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THE LIBRARY ASSOCIATION RECORD,
T having been decided at the Annual Meeting at South
port that it was "imperative that the Journal of the Association should be the official organ and property of the Library Association,” the Council took immediate steps to carry that decision into effect, and after much anxious deliberation submit this journal to the Association as representing what they hope will meet the general wishes of the fellows and members.
It will be readily admitted that the year in which the Association attained its majority-for it was on the 5th October, 1877, that the resolution was passed for founding the Library Association of the United Kingdom-a year which has already been signalized by the grant of a charter from the Crown, could not be more appropriately marked than by the Association being placed in possession of its own official organ.
The new policy has unfortunately involved a severance of official relations with The Library, which for ten years has been carried on by Mr. J. Y. W. MacAlister, with much ability and self-sacrifice.
While carefully avoiding anything in the nature of a boast of what we hope to perform, it may be well in this our first number briefly to define the proposed scope of our journal, and to point more directly to the results which we hope may follow from its establishment.
Our principal design is to furnish members of the Library Association, more particularly the country members, with the full and punctual information respecting the Association's proceedings which they have a right to expect. The Record is therefore, strictly speaking, a periodical report of the Library Association, primarily addressed to, and intended for, the use of its members.
But there is another and more ambitious design which we have in view. It is the establishment of a convenient medium of communication, not alone between members of the Library Association, but between librarians in all parts of the English-speaking world. By this means each will be enabled to profit by the experience of the other, and a feeling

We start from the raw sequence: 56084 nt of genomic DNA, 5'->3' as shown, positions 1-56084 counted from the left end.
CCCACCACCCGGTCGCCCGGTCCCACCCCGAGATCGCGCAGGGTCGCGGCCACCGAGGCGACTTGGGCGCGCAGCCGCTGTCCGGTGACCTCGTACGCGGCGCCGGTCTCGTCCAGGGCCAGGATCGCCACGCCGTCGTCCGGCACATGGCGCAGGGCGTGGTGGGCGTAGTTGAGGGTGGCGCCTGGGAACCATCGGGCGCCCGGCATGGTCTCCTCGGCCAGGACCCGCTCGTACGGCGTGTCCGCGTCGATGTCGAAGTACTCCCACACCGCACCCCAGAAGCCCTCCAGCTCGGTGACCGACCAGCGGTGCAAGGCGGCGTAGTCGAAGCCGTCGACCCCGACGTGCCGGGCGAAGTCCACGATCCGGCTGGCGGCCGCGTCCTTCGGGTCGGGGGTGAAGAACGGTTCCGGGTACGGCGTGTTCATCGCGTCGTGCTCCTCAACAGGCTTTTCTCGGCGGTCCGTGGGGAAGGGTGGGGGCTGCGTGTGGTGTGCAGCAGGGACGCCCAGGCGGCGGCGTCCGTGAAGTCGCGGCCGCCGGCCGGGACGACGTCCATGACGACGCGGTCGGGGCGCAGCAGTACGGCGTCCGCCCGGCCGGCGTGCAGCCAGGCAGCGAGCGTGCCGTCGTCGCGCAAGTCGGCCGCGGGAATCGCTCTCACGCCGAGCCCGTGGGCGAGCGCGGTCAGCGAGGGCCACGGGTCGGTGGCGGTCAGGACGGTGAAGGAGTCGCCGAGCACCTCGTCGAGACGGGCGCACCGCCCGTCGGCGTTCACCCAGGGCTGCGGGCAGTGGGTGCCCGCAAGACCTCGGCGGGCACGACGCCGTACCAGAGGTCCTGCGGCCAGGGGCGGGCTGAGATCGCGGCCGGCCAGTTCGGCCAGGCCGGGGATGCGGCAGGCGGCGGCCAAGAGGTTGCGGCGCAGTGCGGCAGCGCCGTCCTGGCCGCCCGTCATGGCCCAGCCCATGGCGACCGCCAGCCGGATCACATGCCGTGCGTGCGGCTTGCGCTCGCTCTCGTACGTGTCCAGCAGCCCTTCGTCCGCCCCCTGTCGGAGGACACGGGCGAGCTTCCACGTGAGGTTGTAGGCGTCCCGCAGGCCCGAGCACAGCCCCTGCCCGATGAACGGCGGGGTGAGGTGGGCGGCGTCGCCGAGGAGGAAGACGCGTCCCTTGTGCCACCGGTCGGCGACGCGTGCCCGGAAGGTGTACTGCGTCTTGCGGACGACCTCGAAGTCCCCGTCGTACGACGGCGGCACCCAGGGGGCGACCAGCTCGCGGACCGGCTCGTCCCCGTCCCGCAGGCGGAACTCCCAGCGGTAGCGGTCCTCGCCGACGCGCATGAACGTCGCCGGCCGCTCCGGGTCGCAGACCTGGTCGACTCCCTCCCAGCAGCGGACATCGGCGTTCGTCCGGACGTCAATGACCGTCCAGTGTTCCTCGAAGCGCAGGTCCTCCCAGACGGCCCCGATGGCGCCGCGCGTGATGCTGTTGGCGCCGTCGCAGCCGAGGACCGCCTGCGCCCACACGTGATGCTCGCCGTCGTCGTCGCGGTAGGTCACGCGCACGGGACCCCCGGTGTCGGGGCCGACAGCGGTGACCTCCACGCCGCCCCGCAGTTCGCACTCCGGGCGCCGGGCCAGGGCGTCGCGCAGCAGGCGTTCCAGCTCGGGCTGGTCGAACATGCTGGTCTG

will be fostered that all are engaged in a common work—a feeling which cannot be other than beneficial in its effects.
As regards its subject-matter, the Record will deal with all that concerns the library and bibliographical interests, and when we speak of bibliographical interests, we use the term “ bibliography” in its broadest sense, as the science of books considered under all aspects.
In addition to the various departments included in the present issue, the scope of which is in each case briefly, but it is hoped clearly defined, we shall from time to time, as the space at our disposal permits, introduce others dealing with matters of interest alike to the librarian and bibliographer.
For example: all Library Catalogues and Reports, which may be sent to us for that purpose, will be carefully noticed, and their contents freely criticised-without fear or favour -after they have been tested by competent experts.
We shall likewise give prominence to all information relating to Book Sales, whether past or approaching.
We shall endeavour through the medium of our pages to turn wasted power to account, by inducing many competent members of the Association, who are at present unproductive, to take a more active part in promoting the welfare of the Association, and in advancing the still greater cause of education and culture, by contributing papers and articles, dealing with the subjects upon which they are entitled to speak and write with authority.
A further use of the Record will be to serve as a receptacle for Bibliographical Notes and Queries and adversaria. It frequently happens that a librarian in the course of his work lights upon scraps of interesting information, or perhaps discovers an inaccuracy in some work of authority. Yet, nothing comes of his discoveries, because he does not know where to send them. We hope, therefore, that our journal may become the natural depository of such fragments of knowledge, each perhaps insignificant in itself, but in the aggregate capable of leading to results of great interest and value.
We specially invite Communications from our professional brethren which may consist of views, criticisms and suggestions upon any subject that comes within the scope of bibliography and librarianship. There is, however, one condition which we must impose : that nothing in the nature of personality shall be indulged in; and we reserve to ourselves the right of systematically excluding anything that partakes of a personal character, or which is likely to create unpleasantness, or give offence to any member of our Association.
As Mr. Frank Campbell has elsewhere in the pages of